But if for some dire reason we were forced to select only one mode, I would have to pick CBT. You can teach more providers to be more effective with this one system than any other I have used. And, once patients have learned how to use CBT, they can use it themselves, for the rest of their lives, without a therapist. Slam dunk.

At the risk of over-simplification, here’s how it works: If you have negative thoughts, you will have negative feelings. Negative thoughts can be easily changed, with new information that either changes the thought itself, or calls the negativity into question. So if I think you are angry with me, and this makes me anxious, this can change either by finding out that you aren’t angry — new information — or learning that I can be calm even if you are angry at me — calling the negativity into question.

What, then, is the problem with CBT?

It doesn’t go far enough.

Why doesn’t it go far enough? Take, for instance, the problem of information. Computer folks have known from the dawn of time (computer time) that old saying, Garbage In, Garbage Out. CBT is like a computer program, software for the mind. The best program in the world cannot overcome bad data that is fed into it. As a grad student, I was introduced to a statistics program called SAS. SAS was marvelous. You could use it to slice and dice your data any way you chose. You could run all kinds of analyses, and turn out all kinds of charts and graphs. Here’s the thing: if your data collection was bad, SAS couldn’t point it out. It would give you wonderful stats and graphs that meant nothing, or were actually misleading.

Same with the mind. The information I have, from so many sources, affects my mood, outlook, ideas, opinions, etc. How can two people — patient and therapist — be certain that they are using the best information? They can’t. Neither can see past the blind spots they share. If I really think that women should never wear pants, and I am counseling a woman who is struggling with restrictions placed on her by a church that only allows dresses for women, where is the new information that she needs going to come from? Worse yet, if I only ever really talk to people who agree with me, will my basic fallacies ever be challenged?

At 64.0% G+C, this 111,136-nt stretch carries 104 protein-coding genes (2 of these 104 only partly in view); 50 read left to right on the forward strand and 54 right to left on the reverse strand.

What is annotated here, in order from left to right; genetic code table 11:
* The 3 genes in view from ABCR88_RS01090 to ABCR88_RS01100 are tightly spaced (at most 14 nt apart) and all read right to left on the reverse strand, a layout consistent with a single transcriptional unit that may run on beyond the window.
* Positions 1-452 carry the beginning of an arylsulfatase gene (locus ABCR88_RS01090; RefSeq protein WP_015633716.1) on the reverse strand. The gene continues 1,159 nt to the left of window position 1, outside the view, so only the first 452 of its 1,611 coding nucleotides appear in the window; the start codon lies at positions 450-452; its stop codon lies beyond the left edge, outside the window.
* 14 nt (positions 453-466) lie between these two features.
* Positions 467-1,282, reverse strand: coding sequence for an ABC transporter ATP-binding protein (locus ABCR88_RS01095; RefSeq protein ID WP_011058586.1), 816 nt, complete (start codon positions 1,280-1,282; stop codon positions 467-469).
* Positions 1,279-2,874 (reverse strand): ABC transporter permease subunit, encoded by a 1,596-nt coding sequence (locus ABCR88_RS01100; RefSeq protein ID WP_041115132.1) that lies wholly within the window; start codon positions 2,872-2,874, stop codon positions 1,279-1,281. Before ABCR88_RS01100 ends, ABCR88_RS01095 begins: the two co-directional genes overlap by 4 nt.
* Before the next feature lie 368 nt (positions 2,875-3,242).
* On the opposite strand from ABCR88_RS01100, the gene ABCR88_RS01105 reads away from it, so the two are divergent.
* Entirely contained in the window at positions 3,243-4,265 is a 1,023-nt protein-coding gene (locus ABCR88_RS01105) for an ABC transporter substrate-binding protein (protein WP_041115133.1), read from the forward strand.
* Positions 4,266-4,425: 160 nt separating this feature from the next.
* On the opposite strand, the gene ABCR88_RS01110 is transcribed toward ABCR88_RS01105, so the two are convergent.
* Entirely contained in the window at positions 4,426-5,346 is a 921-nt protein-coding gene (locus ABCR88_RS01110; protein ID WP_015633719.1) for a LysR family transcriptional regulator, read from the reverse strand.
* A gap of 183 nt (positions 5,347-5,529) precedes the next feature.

Also, neither of us knows that there is needed information that we don’t know. It seems this goes without saying — you don’t know what you don’t know, duh — and yet it is seldom taken into account. As Thomas Kuhn pointed out in his landmark work “The Structure of Scientific Revolutions”, science advances when it becomes apparent that what we think we know is wrong. Scientific advance is held back by people who are certain that they know what isn’t so.

I see this all the time. It is a major factor in our public life. Liberals who only talk to liberals. Conservatives who only talk to conservatives. Religious people who only talk to other religious people, and atheists who only talk to other atheists. People who get angry and bitter when confronted with different beliefs than their own. People only read books and magazines, or watch TV shows, that support their own favored views. Things seem evidently correct, because “everyone agrees.” It reminds me of the Chicago socialite who couldn’t believe Eisenhower beat Stevenson, because “no one voted for Eisenhower.” No one she knew, that is.

Try it yourself. Take any random politically oriented post on Facebook. Say something that disagrees with it. Watch the fireworks.

Many people who are the most convinced that they have an open mind, have very closed minds. As A.A. Milne put it, “The third-rate mind is only happy when it is thinking with the majority. The second-rate mind is only happy when it is thinking with the minority. The first-rate mind is only happy when it is thinking.” There are so few first-rate minds. The other two are not really thinking at all. They are massaging their biases.